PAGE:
Dancing lights: The science behind Auroras

In Astronomy, Posts by Kieri KarpaLeave a Comment


People travel thousands of miles to see mesmerizing auroras, but most people don’t know what they really are.

According to How Stuff Works, an aurora is created when highly charged electrons from the sun interact with elements in the earth’s atmosphere. These electrons come from solar winds, which are particles stripped from the corona, the sun’s outermost layer. Particles in the corona reach up to 1.1 million degrees Celsius (about 2 million degrees Fahrenheit). At this temperature, particles move so fast and are so far away from the sun’s gravitational center, that it is unable to keep them in the star and they get pulled away. Eventually, solar winds collide with the earth’s magnetic field and create what we call auroras.

(CC0 Creative Commons/Pixabay)

Auroras are created when highly charged particles from the sun interact with elements in the Earth’s atmosphere. The Northern and Southern lights appear around their respective magnetic poles.

Solar wind travels away from the sun in all directions, so it’s no surprise that some will hit the earth. The particles are highly charged and full of radiation, so if a particle were to hit the earth’s surface, it would do severe damage to all known life on our planet.

Luckily, the earth has a magnetic field which protects the earth by redirecting the solar wind. This magnetic field is known as the magnetosphere, and it sends highly charged particles toward earth’s magnetic poles, which is where auroras are usually seen.

These electrons interact with elements in the atmosphere which creates the aurora. Different elements create different colors in the aurora. Green is created when electrons interact with oxygen up to 150 miles in altitude, while above 150 miles, interactions with oxygen create red. Below 60 miles in altitude, interactions with nitrogen create blue, but above 60 miles, they create purple or violet.

Auroras are seen in different locations depending on the intensity of the solar wind. Generally, the best places to see the Northern lights (Aurora Borealis) are in Northern Alaska and Northern Canada, according to Space, though sometimes the aurora can be seen as far south as Northern England.

Despite the fact that there is solar activity at all times of the year, there are 24 hours of sunlight in the arctic from April to August, so auroras are not visible to the human eye. According to the Aurora Zone, the best times to see the Northern lights is from September to March, although January to March is not recommended as it is extremely cold.

To see the Southern lights (Aurora Australis), the best places would be Southern New Zealand or Australia, according to the Australian Broadcast Corporation auroral map. The Antarctic winter goes from March through September which makes for the best visibility of the southern lights.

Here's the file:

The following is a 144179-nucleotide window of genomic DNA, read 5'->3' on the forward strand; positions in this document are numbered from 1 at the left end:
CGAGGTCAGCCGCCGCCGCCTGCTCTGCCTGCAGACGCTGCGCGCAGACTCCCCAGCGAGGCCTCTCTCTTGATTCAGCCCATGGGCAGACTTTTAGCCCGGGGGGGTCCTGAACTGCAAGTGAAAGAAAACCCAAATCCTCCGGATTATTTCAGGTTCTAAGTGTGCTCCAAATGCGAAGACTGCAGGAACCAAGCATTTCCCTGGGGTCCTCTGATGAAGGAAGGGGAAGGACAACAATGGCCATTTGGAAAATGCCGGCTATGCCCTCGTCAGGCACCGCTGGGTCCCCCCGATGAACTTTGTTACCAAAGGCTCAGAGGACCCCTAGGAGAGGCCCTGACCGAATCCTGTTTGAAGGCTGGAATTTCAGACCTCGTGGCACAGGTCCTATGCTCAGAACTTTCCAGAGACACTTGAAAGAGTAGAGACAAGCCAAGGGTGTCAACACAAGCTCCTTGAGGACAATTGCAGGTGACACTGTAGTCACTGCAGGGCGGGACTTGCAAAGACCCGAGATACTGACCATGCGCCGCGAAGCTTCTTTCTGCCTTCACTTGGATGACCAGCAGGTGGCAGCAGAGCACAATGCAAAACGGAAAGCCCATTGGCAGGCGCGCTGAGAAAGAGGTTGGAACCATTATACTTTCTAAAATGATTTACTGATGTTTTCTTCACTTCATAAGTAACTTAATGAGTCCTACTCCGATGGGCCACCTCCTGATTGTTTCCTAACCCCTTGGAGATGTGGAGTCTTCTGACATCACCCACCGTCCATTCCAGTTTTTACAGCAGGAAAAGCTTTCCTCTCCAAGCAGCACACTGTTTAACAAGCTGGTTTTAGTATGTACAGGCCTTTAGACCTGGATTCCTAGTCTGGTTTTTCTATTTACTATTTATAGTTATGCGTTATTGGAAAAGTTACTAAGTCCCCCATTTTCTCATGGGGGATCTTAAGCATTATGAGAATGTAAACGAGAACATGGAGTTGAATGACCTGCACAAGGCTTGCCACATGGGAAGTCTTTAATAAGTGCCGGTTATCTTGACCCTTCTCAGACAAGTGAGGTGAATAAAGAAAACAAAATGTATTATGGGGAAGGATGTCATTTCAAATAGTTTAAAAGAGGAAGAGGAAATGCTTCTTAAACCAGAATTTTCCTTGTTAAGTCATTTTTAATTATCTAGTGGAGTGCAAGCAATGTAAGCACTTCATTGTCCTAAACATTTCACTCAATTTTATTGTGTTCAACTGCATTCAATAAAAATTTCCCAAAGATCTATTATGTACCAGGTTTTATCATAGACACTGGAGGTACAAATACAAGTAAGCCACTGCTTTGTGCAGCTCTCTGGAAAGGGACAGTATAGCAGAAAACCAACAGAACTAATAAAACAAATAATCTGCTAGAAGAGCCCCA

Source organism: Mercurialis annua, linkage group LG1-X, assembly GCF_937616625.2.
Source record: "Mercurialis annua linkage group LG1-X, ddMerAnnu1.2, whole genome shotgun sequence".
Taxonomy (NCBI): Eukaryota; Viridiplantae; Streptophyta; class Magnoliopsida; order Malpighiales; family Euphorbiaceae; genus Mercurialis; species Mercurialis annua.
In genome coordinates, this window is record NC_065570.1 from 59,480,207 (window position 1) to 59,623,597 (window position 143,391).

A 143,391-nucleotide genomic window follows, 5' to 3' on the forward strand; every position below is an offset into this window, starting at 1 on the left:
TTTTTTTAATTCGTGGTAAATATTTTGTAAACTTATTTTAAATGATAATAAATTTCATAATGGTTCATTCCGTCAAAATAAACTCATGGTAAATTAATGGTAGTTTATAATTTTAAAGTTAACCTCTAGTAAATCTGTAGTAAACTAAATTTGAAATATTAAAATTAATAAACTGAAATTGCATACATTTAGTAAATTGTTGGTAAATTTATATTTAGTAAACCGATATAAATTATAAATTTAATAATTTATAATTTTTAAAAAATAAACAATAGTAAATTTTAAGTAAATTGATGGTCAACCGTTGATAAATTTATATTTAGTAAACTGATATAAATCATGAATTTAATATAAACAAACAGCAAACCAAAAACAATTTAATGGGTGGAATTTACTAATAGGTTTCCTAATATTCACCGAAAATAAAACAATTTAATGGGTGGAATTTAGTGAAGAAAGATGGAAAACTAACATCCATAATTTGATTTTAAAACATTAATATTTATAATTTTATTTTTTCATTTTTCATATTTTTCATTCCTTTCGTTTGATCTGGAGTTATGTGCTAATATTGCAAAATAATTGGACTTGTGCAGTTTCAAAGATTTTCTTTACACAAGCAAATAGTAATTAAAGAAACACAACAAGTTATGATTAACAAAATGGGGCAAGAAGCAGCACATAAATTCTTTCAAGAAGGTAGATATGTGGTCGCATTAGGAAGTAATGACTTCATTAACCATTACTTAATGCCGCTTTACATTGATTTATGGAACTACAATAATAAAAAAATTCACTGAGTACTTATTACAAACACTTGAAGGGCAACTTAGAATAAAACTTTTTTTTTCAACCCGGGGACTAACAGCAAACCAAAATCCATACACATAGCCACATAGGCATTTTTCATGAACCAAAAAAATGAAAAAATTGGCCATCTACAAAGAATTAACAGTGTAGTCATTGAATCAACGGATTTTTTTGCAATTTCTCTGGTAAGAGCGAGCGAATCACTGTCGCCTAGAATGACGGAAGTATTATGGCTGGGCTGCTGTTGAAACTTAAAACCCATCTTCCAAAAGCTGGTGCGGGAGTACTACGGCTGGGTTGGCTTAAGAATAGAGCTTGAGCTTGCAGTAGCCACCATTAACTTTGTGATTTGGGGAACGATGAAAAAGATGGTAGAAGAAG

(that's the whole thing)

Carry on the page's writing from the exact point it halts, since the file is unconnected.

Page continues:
Hot sports for aurora hunters tend to be Queenstown, New Zealand; Mount Wellington, Tasmania; Victoria, Australia; and Antarctica/South Georgia Island, according to the Smithsonian Magazine.

Auroras can be seen farther North or South depending on the planetary index (Kp) of the aurora. The higher the Kp, the farther from the magnetic pole the aurora can be seen.

According to the Space Weather Prediction Center of the National Oceanic and Atmospheric Administration, Kp “quantifies disturbances in the horizontal component of Earth’s magnetic field with an integer in the range 0-9 with 1 being calm and 5 or more indicating a geomagnetic storm.”

Basically, Kp measures the strength of an aurora. A high Kp aurora, or geomagnetic storm, can cause damage to satellites, disrupt some radio communications, cause a temporary loss of electrical power, and distort GPS, according to NASA.

One such instance occurred in 1991 where “large parts of Canada and the United States experienced a major power failure” because of a solar storm according to Johan D. Keyser, a researcher from the Belgian Institute for Space Aeronomy.

While it is possible for a geomagnetic storm to cause damage, it is uncommon. However, solar storms are more disruptive now than ever before since we rely on an ever increasing amount of technology.

Although solar storms can damage electronics, technology is helping scientists predict auroras. The Northern and Southern Lights Forecasts are updated in real time to predict when and where auroras will be visible up to an hour in advance.

These forecasts use data from NASA’s Advanced Composition Explorer (ACE) spacecraft. ACE was launched on August 25, 1997 and resides at L1, a point of gravitational equilibrium between the earth and the sun.

From its vantage point, ACE is able to monitor solar winds and provide about one-hour advanced warning of potentially hazardous solar storms.

Although science has come far in discovering the secrets of auroras, solar winds, and solar storms, there is still much to learn. Keyser hopes that continued study will lead to “a better understanding of the Sun and the solar wind [that] will give us insight [into] the behaviour of stars and stellar winds elsewhere in the universe.”

Kieri Karpa
Kieri Karpa is a layout manager for the Broadcaster. She is a junior at Hershey High School and has been a part of the Broadcaster for two years. Kieri also enjoys running, listening to music, and playing instruments.

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